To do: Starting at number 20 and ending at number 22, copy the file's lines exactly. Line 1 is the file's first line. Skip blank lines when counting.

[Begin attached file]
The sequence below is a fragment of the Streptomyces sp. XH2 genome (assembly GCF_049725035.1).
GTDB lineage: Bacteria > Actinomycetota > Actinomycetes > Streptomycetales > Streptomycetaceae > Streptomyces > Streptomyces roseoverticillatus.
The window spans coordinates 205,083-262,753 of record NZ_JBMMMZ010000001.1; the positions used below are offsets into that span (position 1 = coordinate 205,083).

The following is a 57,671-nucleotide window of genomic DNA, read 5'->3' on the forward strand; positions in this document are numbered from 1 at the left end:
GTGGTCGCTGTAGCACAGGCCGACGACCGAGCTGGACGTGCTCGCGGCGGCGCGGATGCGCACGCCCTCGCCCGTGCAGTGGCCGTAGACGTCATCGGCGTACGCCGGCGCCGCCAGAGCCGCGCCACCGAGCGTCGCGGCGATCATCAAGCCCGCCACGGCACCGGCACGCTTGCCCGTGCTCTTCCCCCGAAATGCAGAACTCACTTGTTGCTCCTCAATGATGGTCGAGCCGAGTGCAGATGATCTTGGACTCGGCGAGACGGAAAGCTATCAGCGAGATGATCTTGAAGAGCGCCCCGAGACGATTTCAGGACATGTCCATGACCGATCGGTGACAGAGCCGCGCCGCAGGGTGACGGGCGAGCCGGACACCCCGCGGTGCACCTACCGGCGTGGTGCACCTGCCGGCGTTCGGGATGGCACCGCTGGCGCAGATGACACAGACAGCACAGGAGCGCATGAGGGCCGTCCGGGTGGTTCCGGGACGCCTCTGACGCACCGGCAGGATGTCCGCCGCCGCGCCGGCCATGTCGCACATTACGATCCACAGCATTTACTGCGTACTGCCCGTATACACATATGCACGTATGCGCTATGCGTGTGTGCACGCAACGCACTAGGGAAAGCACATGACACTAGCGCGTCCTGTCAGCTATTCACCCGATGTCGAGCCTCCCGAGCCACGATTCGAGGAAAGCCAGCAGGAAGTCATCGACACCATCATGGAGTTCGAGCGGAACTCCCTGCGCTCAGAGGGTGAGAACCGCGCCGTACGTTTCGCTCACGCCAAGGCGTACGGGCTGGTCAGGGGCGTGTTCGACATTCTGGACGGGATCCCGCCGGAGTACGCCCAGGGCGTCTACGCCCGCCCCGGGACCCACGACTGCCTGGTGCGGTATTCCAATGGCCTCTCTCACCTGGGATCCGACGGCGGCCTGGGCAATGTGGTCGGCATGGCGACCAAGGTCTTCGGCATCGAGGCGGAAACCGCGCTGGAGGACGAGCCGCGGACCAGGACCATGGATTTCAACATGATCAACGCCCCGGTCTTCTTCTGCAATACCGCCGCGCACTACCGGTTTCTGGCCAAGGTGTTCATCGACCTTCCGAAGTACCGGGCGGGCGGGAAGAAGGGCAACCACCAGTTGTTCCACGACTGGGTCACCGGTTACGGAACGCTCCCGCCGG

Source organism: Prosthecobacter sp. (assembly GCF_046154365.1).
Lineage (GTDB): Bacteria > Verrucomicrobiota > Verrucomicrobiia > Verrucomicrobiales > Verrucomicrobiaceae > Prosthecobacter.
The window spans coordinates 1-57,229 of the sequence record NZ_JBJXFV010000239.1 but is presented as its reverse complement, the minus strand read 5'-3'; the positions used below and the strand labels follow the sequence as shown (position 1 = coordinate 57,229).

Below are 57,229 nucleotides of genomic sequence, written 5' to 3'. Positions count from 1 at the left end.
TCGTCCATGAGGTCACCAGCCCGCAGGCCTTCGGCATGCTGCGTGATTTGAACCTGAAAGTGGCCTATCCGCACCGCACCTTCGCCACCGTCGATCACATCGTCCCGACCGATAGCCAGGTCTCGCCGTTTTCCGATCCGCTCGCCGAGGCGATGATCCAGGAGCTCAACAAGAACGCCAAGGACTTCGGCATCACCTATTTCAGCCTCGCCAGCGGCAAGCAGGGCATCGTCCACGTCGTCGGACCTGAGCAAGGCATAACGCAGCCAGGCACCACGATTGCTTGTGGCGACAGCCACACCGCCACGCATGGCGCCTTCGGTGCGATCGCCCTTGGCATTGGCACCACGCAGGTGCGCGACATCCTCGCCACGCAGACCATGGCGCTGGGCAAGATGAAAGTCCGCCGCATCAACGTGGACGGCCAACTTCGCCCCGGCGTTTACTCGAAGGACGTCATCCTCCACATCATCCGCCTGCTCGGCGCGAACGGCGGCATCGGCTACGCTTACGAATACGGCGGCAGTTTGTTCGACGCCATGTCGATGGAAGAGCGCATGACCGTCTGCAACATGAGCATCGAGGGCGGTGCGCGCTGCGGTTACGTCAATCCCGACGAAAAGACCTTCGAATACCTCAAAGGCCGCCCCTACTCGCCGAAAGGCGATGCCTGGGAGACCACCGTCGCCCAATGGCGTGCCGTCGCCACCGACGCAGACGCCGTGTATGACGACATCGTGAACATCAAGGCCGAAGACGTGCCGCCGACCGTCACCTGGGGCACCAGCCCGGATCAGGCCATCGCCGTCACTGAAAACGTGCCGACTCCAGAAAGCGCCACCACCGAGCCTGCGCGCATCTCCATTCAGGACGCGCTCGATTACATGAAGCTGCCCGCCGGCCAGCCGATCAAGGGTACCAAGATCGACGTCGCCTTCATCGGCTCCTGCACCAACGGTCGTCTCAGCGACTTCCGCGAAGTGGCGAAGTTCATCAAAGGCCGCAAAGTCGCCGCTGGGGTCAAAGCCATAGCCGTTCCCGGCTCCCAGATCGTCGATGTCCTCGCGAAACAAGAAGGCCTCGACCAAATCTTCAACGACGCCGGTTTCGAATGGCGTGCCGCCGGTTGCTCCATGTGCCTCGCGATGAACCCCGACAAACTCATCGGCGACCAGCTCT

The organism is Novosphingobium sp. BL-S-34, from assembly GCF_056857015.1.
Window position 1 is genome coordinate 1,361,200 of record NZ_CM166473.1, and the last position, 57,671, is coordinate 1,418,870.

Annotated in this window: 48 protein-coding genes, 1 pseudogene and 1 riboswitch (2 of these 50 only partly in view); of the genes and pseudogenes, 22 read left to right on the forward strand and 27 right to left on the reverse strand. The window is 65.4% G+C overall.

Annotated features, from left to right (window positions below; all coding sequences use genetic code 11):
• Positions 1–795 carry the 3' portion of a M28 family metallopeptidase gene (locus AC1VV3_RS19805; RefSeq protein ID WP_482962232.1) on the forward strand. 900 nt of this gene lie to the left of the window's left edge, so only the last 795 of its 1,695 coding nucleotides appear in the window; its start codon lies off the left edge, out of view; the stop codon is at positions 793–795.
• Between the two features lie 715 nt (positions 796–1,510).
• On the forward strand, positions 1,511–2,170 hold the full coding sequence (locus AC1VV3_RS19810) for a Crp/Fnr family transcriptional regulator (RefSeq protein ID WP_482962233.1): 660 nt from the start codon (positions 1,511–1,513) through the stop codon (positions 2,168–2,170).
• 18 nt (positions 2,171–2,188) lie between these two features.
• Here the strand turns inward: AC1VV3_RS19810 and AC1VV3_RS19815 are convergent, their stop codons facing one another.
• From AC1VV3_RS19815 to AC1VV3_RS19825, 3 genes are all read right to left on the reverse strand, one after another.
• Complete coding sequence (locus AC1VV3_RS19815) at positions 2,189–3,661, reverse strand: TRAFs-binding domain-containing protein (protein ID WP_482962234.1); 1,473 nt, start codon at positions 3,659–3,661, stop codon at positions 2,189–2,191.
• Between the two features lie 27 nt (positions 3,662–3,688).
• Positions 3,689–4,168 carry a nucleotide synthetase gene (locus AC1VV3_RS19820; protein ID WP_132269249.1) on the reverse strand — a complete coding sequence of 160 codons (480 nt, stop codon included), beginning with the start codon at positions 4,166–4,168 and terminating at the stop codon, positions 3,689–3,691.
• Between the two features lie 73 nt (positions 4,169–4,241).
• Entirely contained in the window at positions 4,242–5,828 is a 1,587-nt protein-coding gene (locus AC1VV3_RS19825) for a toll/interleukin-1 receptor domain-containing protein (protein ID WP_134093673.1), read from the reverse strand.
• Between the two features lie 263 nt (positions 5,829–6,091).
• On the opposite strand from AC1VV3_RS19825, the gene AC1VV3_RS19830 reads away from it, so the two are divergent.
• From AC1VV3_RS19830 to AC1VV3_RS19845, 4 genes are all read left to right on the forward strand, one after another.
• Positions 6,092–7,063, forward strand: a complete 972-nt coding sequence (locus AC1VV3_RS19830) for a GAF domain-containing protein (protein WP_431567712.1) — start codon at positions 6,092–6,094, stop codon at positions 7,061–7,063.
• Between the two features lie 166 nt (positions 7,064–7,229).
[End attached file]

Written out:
• From AC1VV3_RS19815 to AC1VV3_RS19825, 3 genes are all read right to left on the reverse strand, one after another.
• Complete coding sequence (locus AC1VV3_RS19815) at positions 2,189–3,661, reverse strand: TRAFs-binding domain-containing protein (protein ID WP_482962234.1); 1,473 nt, start codon at positions 3,659–3,661, stop codon at positions 2,189–2,191.
• Between the two features lie 27 nt (positions 3,662–3,688).